According to Blue Cross Pet Census 95% of respondents said they view their pets like family, over 70% said they have bought their pet something nice to show them they love them, although I think this may be a case of a biased sample of hardcore pet-lovers when we look at another (2022) survey by the World Animal Foundation 52% of adults in the UK had a pet in 2022, and half of those think they make great companions, which suggests the figure regarding their pets as family is much less than 95%!
This (2023) UK petition to treat pets like children certainly suggests there is support for pets to be treated like part of the family. It is campaigning to get the law changed around how pets are treated during divorce: currently they are treated like property, treating them like children would mean their welfare has to be taken in to account during a relationship breakdown, which currently isn’t the case under British law.
Evidence of Complex family maps…
Eliza Garwood (4) carried out biographical narrative interviews with twenty-two adult children raised by LGBTQ parents.
She documents case studies of how some respondents were born to two apparently heterosexual parents, and spent their early childhoods in that relationship, but then one parent came out and/ or transitioned, broke up with the other parent and established themselves in a queer relationship, with the child being parented by two LGBTQ parents in their later childhood.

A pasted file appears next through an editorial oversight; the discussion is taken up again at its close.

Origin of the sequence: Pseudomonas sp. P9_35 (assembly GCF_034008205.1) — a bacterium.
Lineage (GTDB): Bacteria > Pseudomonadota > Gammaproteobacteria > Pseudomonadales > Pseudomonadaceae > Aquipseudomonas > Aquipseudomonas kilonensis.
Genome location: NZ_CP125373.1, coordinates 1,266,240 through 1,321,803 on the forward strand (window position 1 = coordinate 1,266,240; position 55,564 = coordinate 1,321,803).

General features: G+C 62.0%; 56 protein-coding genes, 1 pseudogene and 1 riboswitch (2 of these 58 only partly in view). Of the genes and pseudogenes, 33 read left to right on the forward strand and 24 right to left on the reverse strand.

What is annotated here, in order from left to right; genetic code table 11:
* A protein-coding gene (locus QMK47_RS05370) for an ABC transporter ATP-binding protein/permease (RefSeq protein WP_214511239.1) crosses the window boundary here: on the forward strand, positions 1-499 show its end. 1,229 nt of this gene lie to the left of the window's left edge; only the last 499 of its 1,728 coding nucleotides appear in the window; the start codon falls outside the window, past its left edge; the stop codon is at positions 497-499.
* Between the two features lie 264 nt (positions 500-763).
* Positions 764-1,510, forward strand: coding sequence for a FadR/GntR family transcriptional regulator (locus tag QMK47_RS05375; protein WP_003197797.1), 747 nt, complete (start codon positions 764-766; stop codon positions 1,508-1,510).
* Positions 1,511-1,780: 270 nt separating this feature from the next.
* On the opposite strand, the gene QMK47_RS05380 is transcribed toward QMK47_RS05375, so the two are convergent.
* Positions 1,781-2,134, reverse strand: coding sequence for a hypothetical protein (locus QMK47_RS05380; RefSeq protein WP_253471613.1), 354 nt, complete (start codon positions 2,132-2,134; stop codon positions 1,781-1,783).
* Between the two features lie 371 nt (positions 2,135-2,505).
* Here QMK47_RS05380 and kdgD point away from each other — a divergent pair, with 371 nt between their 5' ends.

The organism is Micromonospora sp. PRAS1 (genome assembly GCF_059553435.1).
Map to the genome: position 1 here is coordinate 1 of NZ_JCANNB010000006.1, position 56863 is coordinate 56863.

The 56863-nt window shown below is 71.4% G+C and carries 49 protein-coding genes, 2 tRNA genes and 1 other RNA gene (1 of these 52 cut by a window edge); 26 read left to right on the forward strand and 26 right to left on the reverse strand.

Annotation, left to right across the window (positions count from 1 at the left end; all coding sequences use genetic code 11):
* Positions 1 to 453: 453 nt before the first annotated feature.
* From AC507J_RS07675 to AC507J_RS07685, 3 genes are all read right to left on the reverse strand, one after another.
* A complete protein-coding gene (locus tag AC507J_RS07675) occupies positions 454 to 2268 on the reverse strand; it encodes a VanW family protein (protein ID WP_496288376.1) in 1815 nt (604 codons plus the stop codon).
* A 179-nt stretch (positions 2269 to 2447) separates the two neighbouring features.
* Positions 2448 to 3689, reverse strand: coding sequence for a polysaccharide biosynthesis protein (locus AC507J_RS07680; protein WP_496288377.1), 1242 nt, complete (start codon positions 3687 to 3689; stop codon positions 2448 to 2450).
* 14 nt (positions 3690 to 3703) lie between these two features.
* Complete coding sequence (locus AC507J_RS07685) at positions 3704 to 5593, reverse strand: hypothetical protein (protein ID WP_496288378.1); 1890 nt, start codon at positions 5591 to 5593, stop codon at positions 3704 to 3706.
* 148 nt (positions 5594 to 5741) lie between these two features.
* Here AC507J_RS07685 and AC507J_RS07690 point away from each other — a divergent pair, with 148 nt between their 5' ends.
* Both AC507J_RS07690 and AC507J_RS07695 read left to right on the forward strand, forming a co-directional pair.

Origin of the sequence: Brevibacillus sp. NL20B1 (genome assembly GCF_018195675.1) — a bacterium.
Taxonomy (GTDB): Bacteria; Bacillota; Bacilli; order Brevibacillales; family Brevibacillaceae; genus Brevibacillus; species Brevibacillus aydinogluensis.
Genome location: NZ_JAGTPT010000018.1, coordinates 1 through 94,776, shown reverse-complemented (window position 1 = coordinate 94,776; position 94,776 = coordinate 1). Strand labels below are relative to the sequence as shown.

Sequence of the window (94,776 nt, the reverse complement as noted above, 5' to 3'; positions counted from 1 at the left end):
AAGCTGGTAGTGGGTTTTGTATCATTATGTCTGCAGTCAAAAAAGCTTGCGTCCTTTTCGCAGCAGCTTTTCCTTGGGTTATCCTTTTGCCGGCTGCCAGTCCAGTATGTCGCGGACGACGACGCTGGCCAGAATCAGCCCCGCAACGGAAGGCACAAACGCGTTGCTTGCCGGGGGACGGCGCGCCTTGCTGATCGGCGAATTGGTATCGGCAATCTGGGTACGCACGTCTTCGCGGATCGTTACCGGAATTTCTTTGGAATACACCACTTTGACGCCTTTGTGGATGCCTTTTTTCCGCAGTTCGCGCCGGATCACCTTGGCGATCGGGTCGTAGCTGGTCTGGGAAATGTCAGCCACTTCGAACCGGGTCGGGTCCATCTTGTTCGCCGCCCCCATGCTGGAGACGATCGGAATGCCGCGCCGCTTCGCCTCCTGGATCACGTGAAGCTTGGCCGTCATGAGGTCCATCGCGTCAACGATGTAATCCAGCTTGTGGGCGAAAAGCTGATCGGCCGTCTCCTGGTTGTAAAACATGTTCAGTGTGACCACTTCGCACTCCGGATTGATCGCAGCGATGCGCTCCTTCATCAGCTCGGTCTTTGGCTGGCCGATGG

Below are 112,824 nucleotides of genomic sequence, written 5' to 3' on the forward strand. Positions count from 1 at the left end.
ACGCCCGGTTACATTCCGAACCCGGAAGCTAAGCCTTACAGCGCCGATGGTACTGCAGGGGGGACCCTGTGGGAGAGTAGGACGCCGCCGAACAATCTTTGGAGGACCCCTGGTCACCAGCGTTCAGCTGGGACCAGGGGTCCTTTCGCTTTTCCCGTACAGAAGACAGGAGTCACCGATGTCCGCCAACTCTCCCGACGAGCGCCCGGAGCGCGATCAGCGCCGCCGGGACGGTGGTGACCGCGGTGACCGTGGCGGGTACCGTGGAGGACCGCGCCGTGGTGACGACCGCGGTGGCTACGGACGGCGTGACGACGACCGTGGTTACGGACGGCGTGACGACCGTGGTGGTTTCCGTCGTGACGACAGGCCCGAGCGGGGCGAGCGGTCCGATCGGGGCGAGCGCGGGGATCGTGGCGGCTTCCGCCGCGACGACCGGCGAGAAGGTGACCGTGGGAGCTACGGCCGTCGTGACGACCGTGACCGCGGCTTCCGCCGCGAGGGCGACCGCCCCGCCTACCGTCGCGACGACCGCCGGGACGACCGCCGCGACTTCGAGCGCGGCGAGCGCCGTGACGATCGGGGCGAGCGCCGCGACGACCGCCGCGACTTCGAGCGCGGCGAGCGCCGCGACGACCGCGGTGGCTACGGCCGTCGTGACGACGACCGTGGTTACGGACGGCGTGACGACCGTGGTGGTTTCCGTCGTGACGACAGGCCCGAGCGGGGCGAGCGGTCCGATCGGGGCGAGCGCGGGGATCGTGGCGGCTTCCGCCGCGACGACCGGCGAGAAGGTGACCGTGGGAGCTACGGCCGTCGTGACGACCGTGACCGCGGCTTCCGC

She found that many of these (now adult) children have spent considerable time and effort actively construct their kinship-stories as adults, and their sense of family is thus very complex, and often rooted in a sense of injustice about the discrimination than LGBTQ people face.
Evaluation of the Personal Life Perspective
It helps us to understand how people themselves construct and define their relationships as ‘family’ rather than imposing traditional sociological definitions of the family from the outside.
The personal life perspective rejects the top-down view taken by other perspectives, such as functionalism but it does see intimate relationships as performing the important function of providing us with a sense of belonging and relatedness.
It recognises that people are active in constructing relationships. You can use this to criticise the New Right’s view of the nuclear family: the nuclear family may be in decline, but from the PLP it doesn’t matter because there’s all sorts of other relationships that can provide emotional support.
Taking the personal life perspective can be accused to taking too broad a view, all we can really do is describe or map out relationships.
Traditional married and cohabiting nuclear families probably provide more financial support to children than friends and more emotional support than pets, so let’s not exaggerate the importance of certain types of personal relationship.
It makes choosing a nationally representative sample of ‘families’ very difficult: there is so much diversity we may not be able to make generalisations from any sample.
A recent (2022) Survey on Declining Friendship USA has found that friendship is in decline in America: people report having fewer friends than in the 1990s, and that they rely on them less for emotional support than was the case 20 years ago. This suggests that friendship might not be replacing the family, rather nothing is!
women do housework and childcare for free and this benefits capitalism.
Marxist Feminists argue that the exploitative relations of capitalism are what causes exploitative patriarchal relations within the family.
Individual men may benefit from the unpaid domestic labour and childcare which mainly women do, but it is the capitalist system within is the main cause of women being in the subordinate housewife and mother roles.